Third, we need to se­cure a load of hops. Then we need to hide them so they don’t get any­where near the boil ket­tle. Well, not re­ally, but most (maybe even all) of your hops ad­di­tions are go­ing to be late-boil, flame-out, and dry hops. The se­lec­tion, weights, and tim­ing are up to you, but I would rec­om­mend a large 10-minute ad­di­tion, an equal-sized flame-out/ whirlpool ad­di­tion, and the same again as a brew-day dry hop (this should yield you some­thing in the range of 20–30 IBUS, enough to act as a bal­ance but not enough to make your beer prop­erly “bit­ter”).

Af­ter that, a late-fer­men­ta­tion dry hop (say, 7 days in) and a post-fer­men­ta­tion dry hop are also war­ranted. This will add an ob­vi­ous hops pres­ence, par­tic­u­larly in the aroma, and will con­trib­ute some haze as well (odd, writ­ing that as though it’s a good thing).

In terms of which va­ri­eties to use, it’s hard to ar­gue with the pure fruit power of Ci­tra, Amar­illo, maybe some clas­sic “C” hops (Cen­ten­nial, Cas­cade, Chi­nook, and Colum­bus), and for those with an ex­otic bent, maybe some of the fruitier New Zealand va­ri­eties to add some interesting stone-fruit and lime fla­vors. We’re talk­ing about roughly 0.5 pound (227 g) of hops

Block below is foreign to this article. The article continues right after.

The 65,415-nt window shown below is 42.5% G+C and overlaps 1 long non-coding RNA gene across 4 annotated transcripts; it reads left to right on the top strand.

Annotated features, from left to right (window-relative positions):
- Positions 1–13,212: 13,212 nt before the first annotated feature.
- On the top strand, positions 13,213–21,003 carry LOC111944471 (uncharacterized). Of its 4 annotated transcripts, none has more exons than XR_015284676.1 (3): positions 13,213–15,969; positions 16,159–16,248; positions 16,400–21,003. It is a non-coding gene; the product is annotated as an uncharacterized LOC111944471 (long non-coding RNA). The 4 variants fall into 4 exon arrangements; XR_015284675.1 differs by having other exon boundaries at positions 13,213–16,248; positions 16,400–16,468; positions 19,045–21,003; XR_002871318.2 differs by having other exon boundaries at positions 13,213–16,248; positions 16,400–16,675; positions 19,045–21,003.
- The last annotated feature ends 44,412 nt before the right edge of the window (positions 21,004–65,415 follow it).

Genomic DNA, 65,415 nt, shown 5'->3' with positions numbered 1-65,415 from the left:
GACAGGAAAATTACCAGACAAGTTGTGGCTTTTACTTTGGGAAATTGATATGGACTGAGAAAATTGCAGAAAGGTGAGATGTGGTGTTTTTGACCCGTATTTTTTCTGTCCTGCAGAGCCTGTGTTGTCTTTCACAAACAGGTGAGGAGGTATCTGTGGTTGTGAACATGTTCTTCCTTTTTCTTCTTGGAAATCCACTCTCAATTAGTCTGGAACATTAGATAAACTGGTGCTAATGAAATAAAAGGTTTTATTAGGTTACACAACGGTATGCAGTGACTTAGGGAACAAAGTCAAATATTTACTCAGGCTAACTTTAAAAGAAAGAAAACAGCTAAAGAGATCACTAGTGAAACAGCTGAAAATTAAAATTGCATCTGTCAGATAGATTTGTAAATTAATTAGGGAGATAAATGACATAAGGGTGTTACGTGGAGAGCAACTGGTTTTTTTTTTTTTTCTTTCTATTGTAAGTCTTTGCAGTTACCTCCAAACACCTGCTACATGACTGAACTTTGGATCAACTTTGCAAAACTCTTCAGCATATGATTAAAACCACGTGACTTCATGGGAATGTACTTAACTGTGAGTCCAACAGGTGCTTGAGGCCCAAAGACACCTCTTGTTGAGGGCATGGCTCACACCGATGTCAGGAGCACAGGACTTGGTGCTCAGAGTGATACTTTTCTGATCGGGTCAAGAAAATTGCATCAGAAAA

This is a con­tro­ver­sial ap­proach to beer. Many ar­gue it isn’t prop­erly IPA. Some ar­gue it isn’t even prop­erly beer. Oth­ers sim­ply think it sets a bad ex­am­ple and en­cour­ages sloppy brew­eries to rush out medi­ocre prod­ucts and then revel in the pearl-clutch­ing from “tra­di­tion­al­ists” who think that all beer must be crys­tal clear.

(maybe up to 1 pound/454 g!) for a 5.5-gal­lon (20.8 l) batch.

One thing I would def­i­nitely rec­om­mend, though, is to avoid the im­pulse to blend ten dif­fer­ent hops. Stick with three or four. No need to color with all of the crayons in the box just be­cause we can (and you know what color that re­sults in, right?).

Yeast.

Fi­nally, for yeast you could con­sider us­ing a low-floc­cu­lat­ing yeast if you’re para­noid about clar­ity, but frankly, I wouldn’t. First, th­ese beers should not taste par­tic­u­larly “yeasty.” If that’s where you’re get­ting your haze, then you’re prob­a­bly do­ing it wrong. Sec­ond, there should be plenty of haze-pro­duc­ing proteins, polyphe­nols, and par­ti­cles al­ready in this beer—no need to un-gild the lily.

Ad­juncts.

Now, let’s get into some of th­ese other in­gre­di­ent ad­di­tions.